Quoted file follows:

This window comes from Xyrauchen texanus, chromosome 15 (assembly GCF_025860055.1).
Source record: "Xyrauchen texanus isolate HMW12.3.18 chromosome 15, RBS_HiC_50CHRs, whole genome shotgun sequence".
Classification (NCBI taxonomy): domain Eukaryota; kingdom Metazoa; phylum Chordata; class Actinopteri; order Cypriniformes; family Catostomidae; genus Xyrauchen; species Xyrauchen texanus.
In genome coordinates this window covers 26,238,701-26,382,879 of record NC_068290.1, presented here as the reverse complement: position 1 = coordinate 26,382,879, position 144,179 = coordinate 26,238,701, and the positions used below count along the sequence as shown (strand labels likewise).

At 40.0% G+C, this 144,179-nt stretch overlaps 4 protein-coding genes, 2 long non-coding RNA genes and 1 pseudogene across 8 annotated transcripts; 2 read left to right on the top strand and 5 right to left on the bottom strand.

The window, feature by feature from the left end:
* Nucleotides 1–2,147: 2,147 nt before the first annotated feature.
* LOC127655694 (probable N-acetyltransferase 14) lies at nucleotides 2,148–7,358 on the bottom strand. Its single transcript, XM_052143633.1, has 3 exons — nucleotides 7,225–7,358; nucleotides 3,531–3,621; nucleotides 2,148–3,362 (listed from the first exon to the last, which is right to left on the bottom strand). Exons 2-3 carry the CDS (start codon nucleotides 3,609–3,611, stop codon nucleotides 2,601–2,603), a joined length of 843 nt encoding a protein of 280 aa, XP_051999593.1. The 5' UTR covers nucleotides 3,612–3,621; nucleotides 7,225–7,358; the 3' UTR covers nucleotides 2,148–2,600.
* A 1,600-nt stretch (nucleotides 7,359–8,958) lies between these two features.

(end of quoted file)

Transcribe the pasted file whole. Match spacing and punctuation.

This window comes from Xyrauchen texanus, chromosome 15 (assembly GCF_025860055.1).
Source record: "Xyrauchen texanus isolate HMW12.3.18 chromosome 15, RBS_HiC_50CHRs, whole genome shotgun sequence".
Classification (NCBI taxonomy): domain Eukaryota; kingdom Metazoa; phylum Chordata; class Actinopteri; order Cypriniformes; family Catostomidae; genus Xyrauchen; species Xyrauchen texanus.
In genome coordinates this window covers 26,238,701-26,382,879 of record NC_068290.1, presented here as the reverse complement: position 1 = coordinate 26,382,879, position 144,179 = coordinate 26,238,701, and the positions used below count along the sequence as shown (strand labels likewise).

At 40.0% G+C, this 144,179-nt stretch overlaps 4 protein-coding genes, 2 long non-coding RNA genes and 1 pseudogene across 8 annotated transcripts; 2 read left to right on the top strand and 5 right to left on the bottom strand.

The window, feature by feature from the left end:
* Nucleotides 1–2,147: 2,147 nt before the first annotated feature.
* LOC127655694 (probable N-acetyltransferase 14) lies at nucleotides 2,148–7,358 on the bottom strand. Its single transcript, XM_052143633.1, has 3 exons — nucleotides 7,225–7,358; nucleotides 3,531–3,621; nucleotides 2,148–3,362 (listed from the first exon to the last, which is right to left on the bottom strand). Exons 2-3 carry the CDS (start codon nucleotides 3,609–3,611, stop codon nucleotides 2,601–2,603), a joined length of 843 nt encoding a protein of 280 aa, XP_051999593.1. The 5' UTR covers nucleotides 3,612–3,621; nucleotides 7,225–7,358; the 3' UTR covers nucleotides 2,148–2,600.
* A 1,600-nt stretch (nucleotides 7,359–8,958) lies between these two features.